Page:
In this article, we will change the Backup Frequency as an example of how to run a Hestia Cron Job. To change the backup frequency, we need to know the Hestia command for this. The list of possible commands is not shown on the Hestia user panel. Instead, log out of the user panel and into the admin panel. Then click on CRON.
The command used on the admin control panel was:
Because we are running the command as a Hestia user, we need to change the file called sudoers before we run the command. To do this, open a terminal on your home computer and start an SSH session: ssh
The open the sudoers file by copy pasting this command:
sudo nano /etc/sudoers.d/admin
Here is what this file will look like before editing it:
Use the down arrow to position the cursor at a new line. Then copy paste the following lines:
Note: Replace dspring with your actual user
Also note: The exclamation mark before the word requiretty means that the password is not required for this user to run Hestia scripts.
Here is what the file will look like when you are done:
Save and Exit from the sudoers file and close the SSH session.
Note: If you try to run cron jobs without changing the file, you will likely get an email with the following error notice:
“sudo no tty present and no askpass program specified”.
Now that we know the command and have changed the sudoers file, log out of the admin panel and back into the user panel. Click CRON in the top menu.
Then click Add Job. Then copy paste the command into the command box:
Just for practice, we have set the command to run every 5 minutes. Click Generate. This will fill in the boxes to the left of the word Generate with their proper values. Then click Save. Then click Back.
We will test this shortly. But first a brief explanation of how to set whatever frequency you want for a cron job.
Using Minutes, Hours, Days or Weeks
Minutes are represented by an asterisk (*) symbol.
The Daily tab allows the cron job to be scheduled every single, every odd or even, or every 3, 5, 10, or 15 days. In addition, the cron job can be scheduled to the exact hour and minute during the day that the cron job is run.
The Weekly tab allows scheduling for weekdays only, weekends only, every day, or specific days of the week. Then the hour and minute can be specified.
Wait 15 minutes to verify that three user backup files have been created and show up on the User Control Panel Backups page:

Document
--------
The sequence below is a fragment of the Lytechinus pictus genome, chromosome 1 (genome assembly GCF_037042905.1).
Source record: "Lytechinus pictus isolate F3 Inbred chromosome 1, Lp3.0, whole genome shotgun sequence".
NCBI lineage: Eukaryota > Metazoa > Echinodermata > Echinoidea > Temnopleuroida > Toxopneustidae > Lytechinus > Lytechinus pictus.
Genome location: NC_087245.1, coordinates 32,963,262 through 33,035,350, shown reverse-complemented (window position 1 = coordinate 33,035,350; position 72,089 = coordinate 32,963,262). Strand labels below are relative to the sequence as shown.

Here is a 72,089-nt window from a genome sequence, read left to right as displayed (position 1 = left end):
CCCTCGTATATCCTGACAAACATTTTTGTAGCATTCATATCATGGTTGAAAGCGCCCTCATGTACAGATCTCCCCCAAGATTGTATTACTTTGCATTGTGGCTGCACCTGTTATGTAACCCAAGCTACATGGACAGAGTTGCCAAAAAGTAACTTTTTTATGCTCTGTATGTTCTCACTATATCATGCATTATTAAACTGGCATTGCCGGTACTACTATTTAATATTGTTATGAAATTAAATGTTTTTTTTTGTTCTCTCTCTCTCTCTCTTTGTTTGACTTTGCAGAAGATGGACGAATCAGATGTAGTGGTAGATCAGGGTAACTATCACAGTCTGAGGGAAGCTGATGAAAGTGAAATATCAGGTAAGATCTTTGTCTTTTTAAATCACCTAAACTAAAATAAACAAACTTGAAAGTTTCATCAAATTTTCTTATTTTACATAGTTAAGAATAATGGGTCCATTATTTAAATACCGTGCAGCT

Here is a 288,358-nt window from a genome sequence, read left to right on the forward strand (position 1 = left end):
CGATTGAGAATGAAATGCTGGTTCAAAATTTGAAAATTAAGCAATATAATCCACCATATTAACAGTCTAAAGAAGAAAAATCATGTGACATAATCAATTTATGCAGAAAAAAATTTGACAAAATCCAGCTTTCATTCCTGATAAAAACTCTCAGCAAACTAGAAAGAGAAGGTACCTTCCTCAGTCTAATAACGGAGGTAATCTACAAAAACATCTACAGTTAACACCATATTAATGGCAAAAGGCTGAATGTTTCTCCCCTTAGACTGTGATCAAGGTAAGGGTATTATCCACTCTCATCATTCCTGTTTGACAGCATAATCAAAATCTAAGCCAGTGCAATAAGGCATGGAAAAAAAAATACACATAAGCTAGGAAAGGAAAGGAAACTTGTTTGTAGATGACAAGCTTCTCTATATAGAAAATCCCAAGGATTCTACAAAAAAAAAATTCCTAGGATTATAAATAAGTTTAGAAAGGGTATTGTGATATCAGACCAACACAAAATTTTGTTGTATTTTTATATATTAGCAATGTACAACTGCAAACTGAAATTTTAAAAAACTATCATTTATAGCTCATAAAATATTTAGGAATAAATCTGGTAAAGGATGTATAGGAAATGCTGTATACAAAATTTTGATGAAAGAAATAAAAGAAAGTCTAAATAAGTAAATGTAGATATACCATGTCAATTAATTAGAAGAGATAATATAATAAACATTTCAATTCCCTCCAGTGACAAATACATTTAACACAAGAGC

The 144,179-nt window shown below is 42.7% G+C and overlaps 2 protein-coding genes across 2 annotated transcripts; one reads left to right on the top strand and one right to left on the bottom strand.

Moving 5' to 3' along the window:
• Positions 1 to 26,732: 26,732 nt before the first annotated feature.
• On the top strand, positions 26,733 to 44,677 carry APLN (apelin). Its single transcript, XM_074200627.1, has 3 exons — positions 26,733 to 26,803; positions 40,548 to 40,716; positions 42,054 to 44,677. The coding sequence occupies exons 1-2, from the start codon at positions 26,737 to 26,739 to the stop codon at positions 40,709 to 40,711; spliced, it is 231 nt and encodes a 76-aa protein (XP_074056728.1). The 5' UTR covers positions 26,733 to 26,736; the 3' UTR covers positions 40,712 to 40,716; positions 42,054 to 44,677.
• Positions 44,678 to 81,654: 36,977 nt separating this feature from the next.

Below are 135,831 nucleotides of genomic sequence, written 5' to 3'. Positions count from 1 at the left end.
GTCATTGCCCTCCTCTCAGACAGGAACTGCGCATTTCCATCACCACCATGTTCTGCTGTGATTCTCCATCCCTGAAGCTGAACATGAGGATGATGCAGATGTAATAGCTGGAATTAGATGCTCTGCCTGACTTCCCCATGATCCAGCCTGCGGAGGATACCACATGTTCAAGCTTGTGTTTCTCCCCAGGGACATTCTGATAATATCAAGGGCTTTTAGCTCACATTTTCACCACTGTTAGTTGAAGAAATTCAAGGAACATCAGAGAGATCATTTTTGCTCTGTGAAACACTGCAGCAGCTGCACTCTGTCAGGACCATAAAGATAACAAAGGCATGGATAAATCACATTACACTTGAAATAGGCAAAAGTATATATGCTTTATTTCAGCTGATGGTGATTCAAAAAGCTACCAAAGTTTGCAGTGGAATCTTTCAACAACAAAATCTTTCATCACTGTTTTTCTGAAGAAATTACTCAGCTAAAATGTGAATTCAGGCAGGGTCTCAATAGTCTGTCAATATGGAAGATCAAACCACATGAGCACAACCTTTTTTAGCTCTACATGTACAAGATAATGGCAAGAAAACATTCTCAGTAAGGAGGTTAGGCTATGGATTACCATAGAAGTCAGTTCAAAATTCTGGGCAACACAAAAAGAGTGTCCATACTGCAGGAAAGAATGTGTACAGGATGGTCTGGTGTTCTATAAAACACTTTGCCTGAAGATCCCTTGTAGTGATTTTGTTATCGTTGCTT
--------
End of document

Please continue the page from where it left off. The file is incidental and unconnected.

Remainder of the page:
You can also view your stored user backups by logging into the admin control panel and clicking on Files. Then click on the backup folder to open it:
It appears that all backup files must have the same frequency!
Congratulations! You have now learned not only how to change the frequency of user backups, but you have also learned how to run a cron job as a Hestia user on any of the eleven tasks set for cron jobs in the Hestia Admin Cron screen.
Adding Remote Server Storage to your Backup System
In addition to storing backups on your server, Hestia also provides a process for storing backups on a remote server. In June 2021, Hestia added support for a cloud storage system called Backblaze (aka B2).
Backblaze (aka B2) has 10 GB Free Storage and integrated with Hestia
Here is a link to their prices page:
200 GB is only one dollar a month. This is much less than any of the mega monopolies charge!
Here is a link to their signup page:
Mega.io offers 50 GB of Free fully encrypted storage.
Using the Hestia Backblaze System
In Hestia control pane, go to Server (cog icon) > Configure (button)
In the backup section, you can select Remote and then Backblaze, and then you have three boxes to fill in.
Application ID (KeyID)
You need to set up a bucket first in Backblaze and issue an Application Key for it,
“Application ID” = keyID
and Application Key = secrect key
Using an improved version of the Hestia Backblaze System
software called restic, and a bash script run by crontab. The advantage of this approach over the built-in hestia version, is that instead of producing one, large tar.gz file per user per day, you can make an incremental backup, which is much more space efficient.
The basic form is very simple (mine has a few bells and whistles, but this is basically it)
# KeyID on Backblaze
# Application Key on Backblaze
# Backup files
$RESTIC backup /home/user/path1/
$RESTIC backup /home/user/path2/
$RESTIC backup /home/user/path1/
## Clean up
Once a week I’ll run the prune command, hopefully self explanatory:
$RESTIC forget --prune --verbose --keep-daily 7 --keep-weekly 4 --keep-monthly 6
With this in place it will keep 7 daily snapshots, 4 weekly snapshots and 6 monthly snapshots, allowing me to roll back any file to the version present in any of those snapshots, while keeping the whole size of the repository just a little larger than a single Hestia tar.gz file.
In the next article, we will review how to customize the appearance of our Hestia Control Panel.